Why We Love Contract for Deeds

Lately in the Secondary Note Market, a lot of Note Buyers have been purchasing non-performing or performing contract for deed’s/land contracts instead or in addition to traditional bank created 1st or 2nd lien non-performing notes. I’m sure each investor can give you reasons why they are or aren’t buying Non-Performing CFD’s (contract for deeds), but personally, we are loving the opportunity they are bringing to the market for us a Nationwide Note Buyers. While they have a lot of benefits there are negatives involved as with any investment. This post will walk you through why we’re buying as many of these as possible and how some of the benefits/negatives have effected us.

Home-Heart-PaintBefore we dive in, it’s imperative that you understand what a Contract for Deed is. A Land Contract Installment, also known as a Contract for Deed, is a form of seller financing. It is similar to a mortgage, but rather than borrowing money from a lender or bank to buy real estate, the buyer makes payments to the real estate owner, or seller, who remains on title until the purchase price is paid in full. It is a tool that can allow buyers who either don’t qualify for traditional lending options or who want a faster financing option to purchase property.

The main seller of CFD’s on the secondary market is one large hedge fund that owns A LOT of real estate (almost all CFD’s are being created then sold from this one hedge fund). They buy the properties as REO’s from Fannie or Freddie Mac in bulk, then create a Land Contract Installment with a buyer who likely could not qualify for traditional financing for a variety of factors. Most of the time, they are sold to the buyer in as-is condition.


  1. You can buy these notes for CHEAP, and I mean CHEAP!
    • We are picking up non-performing contract for deeds in the range of $6,000 – $12,000 normally around 35% – 45% of the CMV (current market value). If it’s a semi-performing or recently defaulted loan (stopped paying in the past 2 – 3 months), we can typically buy them for around 50% – 60% of the UPB (unpaid balance).  That means we can purchase more deals at a better price allowing for a higher yield for our company and investors. One of our latest Non-Performing contract for deed purchases was in St. Louis, MO, purchased for only $6,500. Our realtor told us, in its as-is condition, we should be able to sell for $43,000! That’s an expected profit of a roughly $30,000 in just 4 – 5 months. The property is vacant and we are maintaining the lawn & property until we have marketable title. Another one we purchased, defaulted recently (only 2 months of non-payment). We are buying it at 37% of the current market value and 59% of the unpaid balance. If we are successful in getting them repaying, as we hope to do, we’ll be passively receiving an 17% return on our money.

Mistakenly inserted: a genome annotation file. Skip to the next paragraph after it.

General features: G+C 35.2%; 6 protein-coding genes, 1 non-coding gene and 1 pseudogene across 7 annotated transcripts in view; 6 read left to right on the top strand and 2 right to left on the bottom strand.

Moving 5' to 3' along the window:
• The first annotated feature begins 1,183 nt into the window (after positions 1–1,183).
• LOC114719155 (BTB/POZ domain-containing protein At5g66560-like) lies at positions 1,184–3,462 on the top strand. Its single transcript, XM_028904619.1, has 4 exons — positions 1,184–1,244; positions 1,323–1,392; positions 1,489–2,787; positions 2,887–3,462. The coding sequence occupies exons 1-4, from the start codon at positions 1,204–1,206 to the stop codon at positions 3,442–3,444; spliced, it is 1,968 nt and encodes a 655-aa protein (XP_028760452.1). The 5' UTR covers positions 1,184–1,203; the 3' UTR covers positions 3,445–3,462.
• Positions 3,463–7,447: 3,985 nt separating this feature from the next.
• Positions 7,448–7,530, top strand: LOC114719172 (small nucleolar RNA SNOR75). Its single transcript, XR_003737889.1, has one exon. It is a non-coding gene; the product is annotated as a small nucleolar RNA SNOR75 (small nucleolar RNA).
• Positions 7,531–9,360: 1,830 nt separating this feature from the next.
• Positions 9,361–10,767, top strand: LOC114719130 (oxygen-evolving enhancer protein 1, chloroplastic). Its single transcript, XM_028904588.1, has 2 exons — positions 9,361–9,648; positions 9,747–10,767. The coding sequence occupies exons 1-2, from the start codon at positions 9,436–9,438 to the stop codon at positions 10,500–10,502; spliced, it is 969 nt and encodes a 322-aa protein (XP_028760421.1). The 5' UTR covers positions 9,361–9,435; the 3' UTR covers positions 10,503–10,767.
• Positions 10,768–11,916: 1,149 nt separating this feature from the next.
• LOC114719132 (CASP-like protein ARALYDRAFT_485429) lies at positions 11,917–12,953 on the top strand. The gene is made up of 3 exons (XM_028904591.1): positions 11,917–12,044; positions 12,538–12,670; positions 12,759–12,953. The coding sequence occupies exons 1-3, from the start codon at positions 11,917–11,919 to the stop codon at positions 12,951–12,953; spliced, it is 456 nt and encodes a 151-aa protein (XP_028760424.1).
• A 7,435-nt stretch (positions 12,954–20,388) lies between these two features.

Take a look at some of our “slam dunk” Contract For Deed Deals below.

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2.      There is a lot of Inventory.

  • We are getting updated list of recently defaulted or seriously delinquent CFD’s about every month or every other month. The list often has 90+ properties for sale nationwide. When inventory is high, that means we’re able to purchase more quality notes!

3.     Most of the time you can file “Forfeiture” instead of having to Foreclose.

  • Since a CFD is a form of seller financing that allows the seller to remain on title, the majority of the time (depending on several factors that very from state to state), you don’t have to foreclose on the loan and mortgage in order to  have marketable title. There is a legal procedure called forfeiture, in which the seller can cancel (“forfeit”) your rights under the contract. Forfeiture is often less expensive than a traditional foreclosure, and is much quicker (average of 45 – 90 days start to finish). While forfeiture is an option in some states, not all 50 states allow forfeiture, and many have restrictions on when you can file forfeiture or when you have to foreclose. We like to use this website for reference to help us understand more about each state’s requirements and procedures. As an official disclaimer, if you are looking at purchasing a CFD in a particular area – contact a local attorney who can give you sound legal advice rather than finding your answer in a blog or online. As we like to say, trust but verify.